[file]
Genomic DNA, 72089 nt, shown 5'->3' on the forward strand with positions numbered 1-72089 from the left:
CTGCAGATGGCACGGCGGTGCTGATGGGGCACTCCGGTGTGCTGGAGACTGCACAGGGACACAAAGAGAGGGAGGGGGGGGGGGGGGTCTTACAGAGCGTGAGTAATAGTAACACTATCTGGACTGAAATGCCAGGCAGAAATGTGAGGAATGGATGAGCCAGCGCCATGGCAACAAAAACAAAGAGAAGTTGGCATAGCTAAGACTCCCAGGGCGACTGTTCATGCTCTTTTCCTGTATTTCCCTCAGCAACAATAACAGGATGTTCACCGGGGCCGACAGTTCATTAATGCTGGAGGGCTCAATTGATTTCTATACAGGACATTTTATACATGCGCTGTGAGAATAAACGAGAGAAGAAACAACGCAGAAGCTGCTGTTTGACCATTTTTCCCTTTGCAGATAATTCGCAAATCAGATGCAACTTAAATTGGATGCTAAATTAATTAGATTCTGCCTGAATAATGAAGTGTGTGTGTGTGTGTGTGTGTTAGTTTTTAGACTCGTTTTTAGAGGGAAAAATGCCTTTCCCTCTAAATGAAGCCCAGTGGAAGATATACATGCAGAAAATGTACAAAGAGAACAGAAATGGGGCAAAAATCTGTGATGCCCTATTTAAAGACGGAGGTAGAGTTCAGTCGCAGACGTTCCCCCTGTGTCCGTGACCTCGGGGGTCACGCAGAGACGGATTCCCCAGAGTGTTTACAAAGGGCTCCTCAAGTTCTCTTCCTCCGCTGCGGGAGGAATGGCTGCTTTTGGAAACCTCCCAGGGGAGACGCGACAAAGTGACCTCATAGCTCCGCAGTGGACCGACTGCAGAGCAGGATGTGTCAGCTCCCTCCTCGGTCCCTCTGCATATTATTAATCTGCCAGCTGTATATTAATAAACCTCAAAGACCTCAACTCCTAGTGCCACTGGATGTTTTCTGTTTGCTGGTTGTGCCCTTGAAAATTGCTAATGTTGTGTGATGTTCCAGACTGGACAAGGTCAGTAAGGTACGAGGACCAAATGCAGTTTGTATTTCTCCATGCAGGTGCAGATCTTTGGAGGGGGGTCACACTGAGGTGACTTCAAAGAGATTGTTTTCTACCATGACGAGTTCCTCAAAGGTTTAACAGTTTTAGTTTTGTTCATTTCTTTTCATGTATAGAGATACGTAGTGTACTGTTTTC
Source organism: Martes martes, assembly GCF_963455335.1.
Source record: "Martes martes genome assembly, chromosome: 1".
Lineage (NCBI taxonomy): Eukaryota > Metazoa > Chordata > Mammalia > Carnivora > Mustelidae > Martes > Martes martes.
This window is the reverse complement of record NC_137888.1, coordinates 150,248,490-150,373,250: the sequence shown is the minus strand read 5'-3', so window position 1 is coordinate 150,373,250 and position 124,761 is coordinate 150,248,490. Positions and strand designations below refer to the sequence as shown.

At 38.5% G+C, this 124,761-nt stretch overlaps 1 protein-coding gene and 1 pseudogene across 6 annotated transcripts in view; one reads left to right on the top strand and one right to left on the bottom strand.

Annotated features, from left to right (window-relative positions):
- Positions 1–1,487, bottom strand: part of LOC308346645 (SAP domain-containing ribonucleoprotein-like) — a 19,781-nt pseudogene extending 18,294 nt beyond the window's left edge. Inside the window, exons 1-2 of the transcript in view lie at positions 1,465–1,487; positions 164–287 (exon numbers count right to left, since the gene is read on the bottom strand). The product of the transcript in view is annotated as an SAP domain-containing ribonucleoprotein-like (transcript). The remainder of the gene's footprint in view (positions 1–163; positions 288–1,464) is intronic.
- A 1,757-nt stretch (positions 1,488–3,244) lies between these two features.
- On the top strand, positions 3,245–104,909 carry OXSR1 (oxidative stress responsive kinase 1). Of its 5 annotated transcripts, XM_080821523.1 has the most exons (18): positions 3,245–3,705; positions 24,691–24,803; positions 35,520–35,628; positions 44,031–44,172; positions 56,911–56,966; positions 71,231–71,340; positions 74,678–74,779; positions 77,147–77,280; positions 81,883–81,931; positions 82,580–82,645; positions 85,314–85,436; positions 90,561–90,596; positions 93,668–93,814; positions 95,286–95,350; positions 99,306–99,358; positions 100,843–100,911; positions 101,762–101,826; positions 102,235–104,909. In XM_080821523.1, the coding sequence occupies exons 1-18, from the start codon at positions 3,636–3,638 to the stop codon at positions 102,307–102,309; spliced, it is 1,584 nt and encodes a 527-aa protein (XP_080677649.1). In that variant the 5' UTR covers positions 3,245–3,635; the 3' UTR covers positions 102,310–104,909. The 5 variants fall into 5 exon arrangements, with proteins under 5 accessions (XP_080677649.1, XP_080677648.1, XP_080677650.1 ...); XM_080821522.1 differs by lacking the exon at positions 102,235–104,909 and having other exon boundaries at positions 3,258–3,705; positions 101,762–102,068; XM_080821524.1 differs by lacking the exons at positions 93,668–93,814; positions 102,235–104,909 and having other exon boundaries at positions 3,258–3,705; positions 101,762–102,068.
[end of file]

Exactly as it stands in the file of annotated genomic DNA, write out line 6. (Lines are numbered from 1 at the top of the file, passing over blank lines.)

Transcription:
This window is the reverse complement of record NC_137888.1, coordinates 150,248,490-150,373,250: the sequence shown is the minus strand read 5'-3', so window position 1 is coordinate 150,373,250 and position 124,761 is coordinate 150,248,490. Positions and strand designations below refer to the sequence as shown.